I had put it next to the door to the garage, but knew last night even as I was putting it there I should have put it in the vehicle.  It was just so cold in the garage I didn’t know if it would hurt the computer.

This is what comes of taking so much time off! My habits are off and I’m out of practice at getting out of the house with everything I need.

It isn’t a tragedy–it isn’t as if I was the person boarding the jet–and I was only a little aggravated as I drove home then back to the office. I arrived about  a quarter til 7–after 2.5 hours ion the road. Somehow, it felt like I should have made it further than 15 miles from home after that much driving.

I still got in early enough to get several tasks marked off my list  before people started arriving, so I did get my head start on the new year, just not as much as I’d hoped.

And I have to remind myself — there is a lot more year to come.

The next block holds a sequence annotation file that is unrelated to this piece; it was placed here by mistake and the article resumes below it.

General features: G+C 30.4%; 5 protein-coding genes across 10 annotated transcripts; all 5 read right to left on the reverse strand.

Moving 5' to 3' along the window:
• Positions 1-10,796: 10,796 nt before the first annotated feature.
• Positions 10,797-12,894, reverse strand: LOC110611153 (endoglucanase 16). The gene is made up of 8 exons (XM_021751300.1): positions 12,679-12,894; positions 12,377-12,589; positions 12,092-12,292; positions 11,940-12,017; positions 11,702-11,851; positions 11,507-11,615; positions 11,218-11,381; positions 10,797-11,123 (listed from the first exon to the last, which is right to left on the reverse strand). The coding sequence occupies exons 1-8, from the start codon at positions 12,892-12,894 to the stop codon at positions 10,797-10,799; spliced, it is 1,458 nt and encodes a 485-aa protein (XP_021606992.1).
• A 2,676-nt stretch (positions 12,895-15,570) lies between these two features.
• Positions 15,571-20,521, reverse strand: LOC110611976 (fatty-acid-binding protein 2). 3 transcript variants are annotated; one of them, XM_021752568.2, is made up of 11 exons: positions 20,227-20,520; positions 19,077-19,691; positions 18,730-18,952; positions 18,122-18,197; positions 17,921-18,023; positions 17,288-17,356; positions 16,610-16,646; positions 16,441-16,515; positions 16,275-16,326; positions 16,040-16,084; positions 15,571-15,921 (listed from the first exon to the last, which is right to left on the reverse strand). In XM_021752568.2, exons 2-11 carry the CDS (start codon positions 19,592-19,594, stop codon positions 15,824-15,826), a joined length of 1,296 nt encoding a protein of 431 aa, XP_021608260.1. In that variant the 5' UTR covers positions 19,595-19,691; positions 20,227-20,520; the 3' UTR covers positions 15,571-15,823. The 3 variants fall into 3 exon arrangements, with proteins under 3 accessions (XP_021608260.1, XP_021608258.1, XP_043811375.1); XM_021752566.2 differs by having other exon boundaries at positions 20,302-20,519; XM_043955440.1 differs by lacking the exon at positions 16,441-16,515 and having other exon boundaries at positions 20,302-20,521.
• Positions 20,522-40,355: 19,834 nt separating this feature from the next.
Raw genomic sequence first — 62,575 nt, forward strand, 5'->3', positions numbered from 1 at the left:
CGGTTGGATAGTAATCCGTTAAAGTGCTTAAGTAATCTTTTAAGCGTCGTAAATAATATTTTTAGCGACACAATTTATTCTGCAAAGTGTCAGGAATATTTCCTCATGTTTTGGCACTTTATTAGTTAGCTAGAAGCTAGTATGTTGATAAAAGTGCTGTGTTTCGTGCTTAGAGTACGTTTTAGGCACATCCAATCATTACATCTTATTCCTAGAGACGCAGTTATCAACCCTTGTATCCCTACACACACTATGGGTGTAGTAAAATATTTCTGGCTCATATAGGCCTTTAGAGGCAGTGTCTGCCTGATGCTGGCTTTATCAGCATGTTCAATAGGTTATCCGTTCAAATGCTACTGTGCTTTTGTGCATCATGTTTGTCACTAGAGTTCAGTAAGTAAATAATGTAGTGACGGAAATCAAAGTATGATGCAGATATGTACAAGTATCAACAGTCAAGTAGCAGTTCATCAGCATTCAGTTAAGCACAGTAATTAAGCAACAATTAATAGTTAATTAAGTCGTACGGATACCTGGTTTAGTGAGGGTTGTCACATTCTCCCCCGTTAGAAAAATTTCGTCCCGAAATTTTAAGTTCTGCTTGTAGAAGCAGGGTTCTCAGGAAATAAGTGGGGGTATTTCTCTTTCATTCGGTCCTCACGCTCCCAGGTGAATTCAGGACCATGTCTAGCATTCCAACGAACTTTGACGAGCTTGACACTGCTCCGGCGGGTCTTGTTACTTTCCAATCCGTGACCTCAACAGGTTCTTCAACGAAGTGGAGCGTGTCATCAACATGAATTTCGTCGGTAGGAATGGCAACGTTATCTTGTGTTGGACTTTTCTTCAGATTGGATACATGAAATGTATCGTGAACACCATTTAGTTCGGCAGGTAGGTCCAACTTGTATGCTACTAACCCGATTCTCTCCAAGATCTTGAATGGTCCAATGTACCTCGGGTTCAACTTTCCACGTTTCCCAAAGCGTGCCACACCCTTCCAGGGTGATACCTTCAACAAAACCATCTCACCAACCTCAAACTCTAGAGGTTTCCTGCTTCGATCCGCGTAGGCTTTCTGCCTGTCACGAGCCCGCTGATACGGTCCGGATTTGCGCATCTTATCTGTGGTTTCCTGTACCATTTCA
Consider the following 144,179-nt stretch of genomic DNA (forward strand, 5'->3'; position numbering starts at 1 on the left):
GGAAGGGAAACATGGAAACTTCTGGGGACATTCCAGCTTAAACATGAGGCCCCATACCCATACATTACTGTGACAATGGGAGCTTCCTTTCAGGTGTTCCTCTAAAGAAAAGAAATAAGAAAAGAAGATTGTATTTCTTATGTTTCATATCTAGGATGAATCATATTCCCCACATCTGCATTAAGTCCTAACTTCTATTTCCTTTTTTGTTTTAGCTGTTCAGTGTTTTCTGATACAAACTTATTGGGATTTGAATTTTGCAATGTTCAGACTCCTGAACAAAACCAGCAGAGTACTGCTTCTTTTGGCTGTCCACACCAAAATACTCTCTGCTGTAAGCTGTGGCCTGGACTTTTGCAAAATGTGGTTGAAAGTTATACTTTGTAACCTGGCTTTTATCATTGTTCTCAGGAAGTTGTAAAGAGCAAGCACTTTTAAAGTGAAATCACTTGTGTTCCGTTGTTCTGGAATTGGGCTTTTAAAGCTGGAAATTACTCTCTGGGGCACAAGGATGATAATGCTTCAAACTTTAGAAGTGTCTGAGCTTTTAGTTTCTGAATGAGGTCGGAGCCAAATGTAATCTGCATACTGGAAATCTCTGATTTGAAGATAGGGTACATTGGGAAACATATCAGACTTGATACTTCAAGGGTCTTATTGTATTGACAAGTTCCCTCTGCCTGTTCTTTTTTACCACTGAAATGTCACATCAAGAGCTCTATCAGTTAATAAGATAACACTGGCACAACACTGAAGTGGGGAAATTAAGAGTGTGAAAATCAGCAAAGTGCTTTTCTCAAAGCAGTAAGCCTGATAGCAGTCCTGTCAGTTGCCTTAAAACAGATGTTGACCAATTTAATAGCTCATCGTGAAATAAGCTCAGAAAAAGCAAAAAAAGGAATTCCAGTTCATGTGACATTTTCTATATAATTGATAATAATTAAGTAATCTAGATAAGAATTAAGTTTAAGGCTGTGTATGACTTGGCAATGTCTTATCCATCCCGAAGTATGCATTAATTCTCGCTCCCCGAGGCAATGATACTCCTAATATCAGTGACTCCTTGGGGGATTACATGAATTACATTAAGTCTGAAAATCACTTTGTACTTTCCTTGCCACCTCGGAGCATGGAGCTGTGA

On the Road Again!

I’m on the road again.
We’re drivng this time— 3 states, 5 cities, 2 weeks and countless public restrooms.
I have long joked that apparently my purpose in life is to visit every airport restroom in the USA—which has had its share of yucky moments, but that pales in comparison to the sense of adventure one feels when opening the door of a public restroom in an fast food restaurant, a gas station or rural convenience store.
It is like the final bit from the old game show—What lies behind the door—relief or angst?
I’ve had pleasant surprises—clean as a clean can be restrooms in run down convenience stores in the middle of nowhere or my favorite, sparkling public restrooms that smell of bleach. I’ve had some horror stories, such as one in Mississippi a few years ago that didn’t have a door between the restroom itself and the rest of the store, though most of the stalls had doors.
But I digress. While the cleaning habits of the store or restaurant management plays a large role in how good or horrific a public restroom experience may be it is the people who used the facilities before you who make the biggest difference. To this group of strangers I have a question.

Were You Born In a Barn?

Seriously! On what planet is the way you leave a restroom acceptable?
And if you are not one of these people, you know who you are, and you may join me in my irritation.